In the early months of the COVID-19 pandemic, FCC was uncertain of what changes would have to be made to their programming, and how long those changes would last. Executive Director Dr. Mallory Wyckoff describes their pivot to virtual programming in two phases. At the beginning, “it felt like we were putting out fires,” Wyckoff explains. They moved ASATTs online for the first two months of the pandemic. During the month of Ramadan, when it became clear that FCC would not be able to host its annual Music City Iftar—an event that typically attracts upwards of 400 attendees—they decided to create a virtual alternative: Virtual Iftars. To do so, FCC paired Muslim and non-Muslim households and had them meet during iftar time over Zoom to break fast, share recipes, and engage in meaningful conversation. Though FCC provided conversation guides for the households, participants reported back to Wyckoff and her colleagues that they often did not need them as the conversations flowed organically. 

Once it became clear that the pandemic would last through at least the end of the calendar year, Wyckoff began planning for Phase 2 of their virtual programming. At the end of July 2020, FCC announced a Fall Forum Series called “Table Talks.” For the series, they have curated bi-monthly panels, each focusing on a particular topic. These include discussions on navigating pluralism, Muslim students and American schools, history of Muslims in America, and understanding spirituality versus religiosity as they relate to the Abrahamic faiths.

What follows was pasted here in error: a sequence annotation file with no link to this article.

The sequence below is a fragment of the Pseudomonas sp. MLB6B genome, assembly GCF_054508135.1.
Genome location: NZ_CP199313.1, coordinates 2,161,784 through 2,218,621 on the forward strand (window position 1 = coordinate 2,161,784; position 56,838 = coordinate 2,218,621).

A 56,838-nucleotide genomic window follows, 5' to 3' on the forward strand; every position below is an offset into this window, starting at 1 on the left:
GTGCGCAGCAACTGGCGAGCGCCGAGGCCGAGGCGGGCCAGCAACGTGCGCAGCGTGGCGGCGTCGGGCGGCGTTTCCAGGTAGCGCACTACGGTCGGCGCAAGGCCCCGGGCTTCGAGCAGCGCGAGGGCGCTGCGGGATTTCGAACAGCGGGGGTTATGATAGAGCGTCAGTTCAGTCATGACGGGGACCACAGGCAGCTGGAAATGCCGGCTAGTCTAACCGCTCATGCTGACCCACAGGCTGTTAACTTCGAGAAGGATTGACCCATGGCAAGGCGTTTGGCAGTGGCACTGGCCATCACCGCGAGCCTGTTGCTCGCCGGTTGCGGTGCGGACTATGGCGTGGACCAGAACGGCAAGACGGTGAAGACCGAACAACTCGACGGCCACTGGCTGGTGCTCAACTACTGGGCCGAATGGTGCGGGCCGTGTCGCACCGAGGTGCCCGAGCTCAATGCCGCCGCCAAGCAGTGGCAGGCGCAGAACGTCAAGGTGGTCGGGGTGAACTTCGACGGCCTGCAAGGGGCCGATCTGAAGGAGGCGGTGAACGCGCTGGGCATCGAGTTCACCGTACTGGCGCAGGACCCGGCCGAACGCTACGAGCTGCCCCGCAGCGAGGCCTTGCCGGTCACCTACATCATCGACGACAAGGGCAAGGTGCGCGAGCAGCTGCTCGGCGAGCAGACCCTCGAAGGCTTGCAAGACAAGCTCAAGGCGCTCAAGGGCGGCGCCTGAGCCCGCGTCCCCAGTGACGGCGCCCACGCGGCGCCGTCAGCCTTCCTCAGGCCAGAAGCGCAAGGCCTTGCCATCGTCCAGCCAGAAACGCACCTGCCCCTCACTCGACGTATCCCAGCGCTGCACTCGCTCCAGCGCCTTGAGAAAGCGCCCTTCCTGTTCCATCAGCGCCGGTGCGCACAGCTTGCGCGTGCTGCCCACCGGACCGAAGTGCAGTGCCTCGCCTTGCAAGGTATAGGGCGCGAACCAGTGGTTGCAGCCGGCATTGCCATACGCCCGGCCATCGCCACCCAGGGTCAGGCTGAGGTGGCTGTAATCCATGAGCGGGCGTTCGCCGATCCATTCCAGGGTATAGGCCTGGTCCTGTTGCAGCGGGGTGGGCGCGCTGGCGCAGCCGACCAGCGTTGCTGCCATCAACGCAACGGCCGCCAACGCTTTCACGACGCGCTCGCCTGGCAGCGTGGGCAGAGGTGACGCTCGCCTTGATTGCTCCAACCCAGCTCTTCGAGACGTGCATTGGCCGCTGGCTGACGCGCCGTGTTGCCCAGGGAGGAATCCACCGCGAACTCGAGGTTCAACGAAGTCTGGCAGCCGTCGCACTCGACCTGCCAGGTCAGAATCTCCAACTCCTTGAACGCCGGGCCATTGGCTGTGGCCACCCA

When discussing turn out for virtual ASATTs and webinars, Dr. Bethy Butler, the organization’s Director of Community Outreach, noted that people tend to get “Zoomed out,” and it can at times be discouraging. She recounts sharing this worry to a friend, when Butler was reassured of the significance of FCC’s programming even in this moment: “‘There is so much weighing on people right now,’ she told me, ‘so don’t stop offering this opportunity, because people really love this.’” Even though people may sign up and not show up, Butler affirms that FCC is, “letting people know that we are still here. This work is still important, even in social distancing or whatever it may be. This work still matters, and you’re all still welcome.” Despite the shorter, virtual ASATTs, people are still enthusiastic about virtual gatherings, especially given the lack of geographic barriers. 

While the pandemic forced FCC to reimagine its programming, and their plans have drastically changed since the beginning of 2020, Butler affirms that despite the pandemic, “we still have community members that are wanting to engage with us and with one another. And I think that’s really beautiful.” From its inception, FCC has worked to fill a need in middle Tennessee: to foster community and build relationships across faith identities as a way to dispel Islamophobia. The pandemic did not change or halt this mission. It only changed FCC’s modes of what they do best: of community programming, of educating, and of bringing people to the table.